Qantas Gets Closer To Marathon New York And London Flights
Qantas is getting closer to reaching its goal of becoming the first commercial carrier to offer a direct 19-hour flight between Sydney and New York.
The carrier has announced three ultra long-haul research flights will take place before the year's end.
Dubbed 'Project Sunrise', Qantas seeks to operate regular, non-stop commercial flights from the east coast of Australia (Brisbane, Sydney and Melbourne) to London and New York.
The test flights are expected to take two hours longer than its Perth-London route launched last year.
The airline will fly 120 staff and medical experts on the world's longest non-stop route from Australia to London and New York to study the impact ultra-long-haul trips have on passengers and crew.
Qantas Group CEO Alan Joyce said the flights will give medical experts the chance to do real-time research that will translate into health and wellbeing benefits.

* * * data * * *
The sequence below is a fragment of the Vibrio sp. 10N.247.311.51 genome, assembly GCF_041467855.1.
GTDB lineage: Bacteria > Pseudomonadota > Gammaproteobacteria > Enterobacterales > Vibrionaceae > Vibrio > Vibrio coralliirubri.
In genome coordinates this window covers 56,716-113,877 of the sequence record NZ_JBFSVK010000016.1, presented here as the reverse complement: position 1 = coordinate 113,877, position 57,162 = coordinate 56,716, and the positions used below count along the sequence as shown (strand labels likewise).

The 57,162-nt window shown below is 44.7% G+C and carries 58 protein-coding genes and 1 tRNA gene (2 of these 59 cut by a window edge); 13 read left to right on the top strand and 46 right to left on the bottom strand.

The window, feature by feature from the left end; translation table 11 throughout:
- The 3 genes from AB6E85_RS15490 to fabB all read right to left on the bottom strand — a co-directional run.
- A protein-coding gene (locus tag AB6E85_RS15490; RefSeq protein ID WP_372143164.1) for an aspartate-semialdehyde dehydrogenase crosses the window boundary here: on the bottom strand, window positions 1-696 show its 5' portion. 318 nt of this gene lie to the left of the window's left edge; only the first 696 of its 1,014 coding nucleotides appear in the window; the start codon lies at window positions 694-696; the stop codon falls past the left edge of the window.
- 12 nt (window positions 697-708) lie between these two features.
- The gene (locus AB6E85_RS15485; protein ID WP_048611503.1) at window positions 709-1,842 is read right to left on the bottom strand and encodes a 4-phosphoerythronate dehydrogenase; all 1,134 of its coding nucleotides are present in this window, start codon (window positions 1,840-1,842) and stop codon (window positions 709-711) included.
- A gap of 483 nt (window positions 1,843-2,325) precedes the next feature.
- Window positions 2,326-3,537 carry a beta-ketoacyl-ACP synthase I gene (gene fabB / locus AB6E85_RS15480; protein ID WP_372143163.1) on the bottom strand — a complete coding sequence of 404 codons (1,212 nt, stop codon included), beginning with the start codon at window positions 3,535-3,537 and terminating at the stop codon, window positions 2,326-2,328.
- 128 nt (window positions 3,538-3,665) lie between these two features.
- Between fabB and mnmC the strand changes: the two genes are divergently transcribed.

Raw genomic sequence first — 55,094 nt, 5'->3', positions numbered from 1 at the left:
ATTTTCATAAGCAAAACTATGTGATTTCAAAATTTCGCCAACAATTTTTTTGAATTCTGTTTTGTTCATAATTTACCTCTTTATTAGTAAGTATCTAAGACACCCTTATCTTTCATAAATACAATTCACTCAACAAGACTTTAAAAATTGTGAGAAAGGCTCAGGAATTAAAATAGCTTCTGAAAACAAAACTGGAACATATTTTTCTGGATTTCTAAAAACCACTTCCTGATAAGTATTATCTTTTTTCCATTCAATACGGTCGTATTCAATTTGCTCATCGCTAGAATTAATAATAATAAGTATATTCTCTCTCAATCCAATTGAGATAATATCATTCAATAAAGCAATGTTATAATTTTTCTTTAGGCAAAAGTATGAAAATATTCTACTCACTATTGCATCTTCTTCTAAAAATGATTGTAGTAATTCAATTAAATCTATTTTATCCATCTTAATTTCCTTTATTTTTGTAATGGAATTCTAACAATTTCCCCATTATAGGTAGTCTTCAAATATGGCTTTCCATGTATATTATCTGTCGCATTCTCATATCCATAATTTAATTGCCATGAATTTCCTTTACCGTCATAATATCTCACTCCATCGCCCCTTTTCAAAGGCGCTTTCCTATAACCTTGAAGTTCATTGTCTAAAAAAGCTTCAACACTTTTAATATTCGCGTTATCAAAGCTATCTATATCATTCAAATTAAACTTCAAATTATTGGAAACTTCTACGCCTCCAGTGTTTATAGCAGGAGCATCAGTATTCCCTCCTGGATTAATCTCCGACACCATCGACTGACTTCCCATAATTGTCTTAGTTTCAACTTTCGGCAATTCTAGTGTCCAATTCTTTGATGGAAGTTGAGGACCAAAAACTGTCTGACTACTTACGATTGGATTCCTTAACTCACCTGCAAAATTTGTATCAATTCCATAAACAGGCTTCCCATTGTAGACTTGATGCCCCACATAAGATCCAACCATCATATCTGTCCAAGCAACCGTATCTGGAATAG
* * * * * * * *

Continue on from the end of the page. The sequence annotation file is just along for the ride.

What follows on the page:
“Ultra-long haul flying presents a lot of common sense questions about the comfort and wellbeing of passengers and crew. These flights are going to provide invaluable data to help answer them."
Monash University researchers will work with pilots to record crew melatonin levels before, during and after the flights. Pilots will wear an EEG (electroencephalogram) device that tracks brain wave patterns and monitors alertness.
Joyce said the flights are the "final frontier in aviation".
“For customers, the key will be minimising jet lag and creating an environment where they are looking forward to a restful, enjoyable flight.
"For crew, it’s about using scientific research to determine the best opportunities to promote alertness when they are on duty and maximise rest during their down time on these flights," he said.
No seats will be sold as these flights are for research purposes only. The flights will take place in October, November and December.
The ambitious research plans were announced a day after Qantas reported its underlying pre-tax profit was hit by a $614 million increase in fuel costs from higher oil prices and a further $154 million impact from currency movements.
The airline’s statutory profit, which includes all one-off items, fell by 6.5 per cent to $891 million.